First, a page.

Born in Lemberg, Austria (now Ukraine) in1899 and immigrating to the United States at the age of 11, Ascher Fellig, nee Arthur Fellig, nee Weegee, was a self-taught, itinerant photographer most known for his depictions of late-Depression era New York after dark.
In his youth, Weegee worked in the photographic lab of the New York Times, assisted a commercial photographer, and as a darkroom technician for Acme Newspictures (now United Press International Photos). Working these jobs exposed Weegee to the manually challenging aspects of news photography, such as the preparation and use of magnesium powder as an illuminating agent for flash. Having experienced the trade from the inside, he decided to become a freelance photographer and, from 1935 to 1947, he photographed for several New York-based publications including the Herald Tribune, New York Post, PM., and Vogue.
Weegee (or “Ouija” after the fortunetelling board game) had the unique ability to anticipate newsworthy events and often arrived to photograph crime scenes before even the police arrived. He produced pictures of victims, rescue workers, and the reactions of bystanders, encapsulating the event in one deft action photograph. His 4x5 inch Speed Graphic camera with automatic flash also enabled him to work in a much faster pace than most photographers of his time. Expediting the whole production process, he kept press equipment in his car along with a homemade darkroom and a portable police band radio that led him to newsworthy events. His skillful use of flash and infrared film endowed his photographs with a distinctive and artful contrast between typically black backgrounds and the brightly lit human subjects.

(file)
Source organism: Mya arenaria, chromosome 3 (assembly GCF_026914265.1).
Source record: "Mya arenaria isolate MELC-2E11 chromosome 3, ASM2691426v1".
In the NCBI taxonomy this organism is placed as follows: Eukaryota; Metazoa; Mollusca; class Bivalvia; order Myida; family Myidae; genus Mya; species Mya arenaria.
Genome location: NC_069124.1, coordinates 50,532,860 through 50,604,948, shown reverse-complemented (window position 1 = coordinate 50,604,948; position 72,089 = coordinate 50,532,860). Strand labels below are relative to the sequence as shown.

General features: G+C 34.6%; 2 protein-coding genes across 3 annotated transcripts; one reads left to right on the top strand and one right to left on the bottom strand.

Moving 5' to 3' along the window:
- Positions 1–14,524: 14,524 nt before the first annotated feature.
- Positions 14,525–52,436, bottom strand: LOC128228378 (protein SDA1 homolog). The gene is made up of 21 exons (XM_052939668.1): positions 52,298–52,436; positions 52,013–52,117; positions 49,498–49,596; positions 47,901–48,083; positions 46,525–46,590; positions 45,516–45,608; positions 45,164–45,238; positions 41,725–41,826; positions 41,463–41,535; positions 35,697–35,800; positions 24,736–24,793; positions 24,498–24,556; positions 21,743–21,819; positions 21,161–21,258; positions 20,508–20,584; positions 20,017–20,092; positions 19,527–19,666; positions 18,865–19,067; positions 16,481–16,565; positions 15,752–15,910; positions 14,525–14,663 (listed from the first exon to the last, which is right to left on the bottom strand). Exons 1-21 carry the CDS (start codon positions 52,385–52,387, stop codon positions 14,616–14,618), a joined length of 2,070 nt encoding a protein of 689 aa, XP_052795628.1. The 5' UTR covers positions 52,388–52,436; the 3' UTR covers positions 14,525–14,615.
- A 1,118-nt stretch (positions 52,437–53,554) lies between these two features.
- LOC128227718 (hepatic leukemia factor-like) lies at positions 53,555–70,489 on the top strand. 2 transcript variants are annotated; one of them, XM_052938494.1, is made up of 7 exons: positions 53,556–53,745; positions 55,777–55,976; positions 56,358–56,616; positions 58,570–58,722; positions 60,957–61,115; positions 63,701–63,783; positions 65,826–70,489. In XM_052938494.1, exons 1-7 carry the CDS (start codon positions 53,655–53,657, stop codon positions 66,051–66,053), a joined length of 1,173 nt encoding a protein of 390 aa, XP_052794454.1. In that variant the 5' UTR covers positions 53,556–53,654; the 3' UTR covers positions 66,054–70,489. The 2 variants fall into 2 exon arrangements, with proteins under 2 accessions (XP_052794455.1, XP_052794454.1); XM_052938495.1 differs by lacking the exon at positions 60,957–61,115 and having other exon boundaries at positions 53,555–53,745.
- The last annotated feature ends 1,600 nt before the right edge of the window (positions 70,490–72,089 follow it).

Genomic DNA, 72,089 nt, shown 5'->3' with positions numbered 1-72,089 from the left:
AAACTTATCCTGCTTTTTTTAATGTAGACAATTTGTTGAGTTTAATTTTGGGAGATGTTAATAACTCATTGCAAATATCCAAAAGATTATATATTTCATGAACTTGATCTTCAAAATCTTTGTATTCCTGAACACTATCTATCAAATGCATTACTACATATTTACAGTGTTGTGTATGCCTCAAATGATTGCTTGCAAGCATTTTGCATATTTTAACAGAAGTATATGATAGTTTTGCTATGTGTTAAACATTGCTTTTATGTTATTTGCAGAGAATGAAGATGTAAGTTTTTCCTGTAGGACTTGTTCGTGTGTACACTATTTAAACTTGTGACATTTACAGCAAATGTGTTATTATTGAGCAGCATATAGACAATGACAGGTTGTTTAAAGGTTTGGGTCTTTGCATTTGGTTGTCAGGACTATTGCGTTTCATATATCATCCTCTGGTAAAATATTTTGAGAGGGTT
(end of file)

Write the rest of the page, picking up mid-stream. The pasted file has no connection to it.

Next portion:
While many of Weegee’s most famous photographs come from the late-night police beat, the broader scope of his work includes photographs of movie stars, street-dwelling New Yorkers, and the intimate encounters with humanity that punctuated his active professional career. After his relocation to Hollywood in 1947, he began producing ghoulish portraits of celebrities and their stylish nighttime hangouts. During the 1950s and 60s, he experimented with handmade lenses to create distorted portraits of cultural figures. Channeling our fantasies and fears of the night, Weegee visuals continue to serve as a major precedent for all things noir.
Weegee was a lecturer at the New School for Social Research (1946) and a participant in the landmark exhibition, 50 Photographs by 50 Photographers, curated by Edward Steichen at Museum of Modern art, New York (1948). His work has been the subject of many other exhibitions as well as multiple photography books such as Naked City (1945), Weegee’s People (1946), Naked Hollywood (1953). In addition to making his own short films and playing minor acting roles, Weegee served as a technical consultant and still photographer for Hollywood movies, most notably Stanely Kubrick’s film Dr. Strangelove or: How I Stopped Worrying and Learned to Love the Bomb (1964). His work is included in the collections of the International Center for Photography in New York, the Museum of Modern Art in New York, and the Ubu Gallery in Berlin, Germany, among others.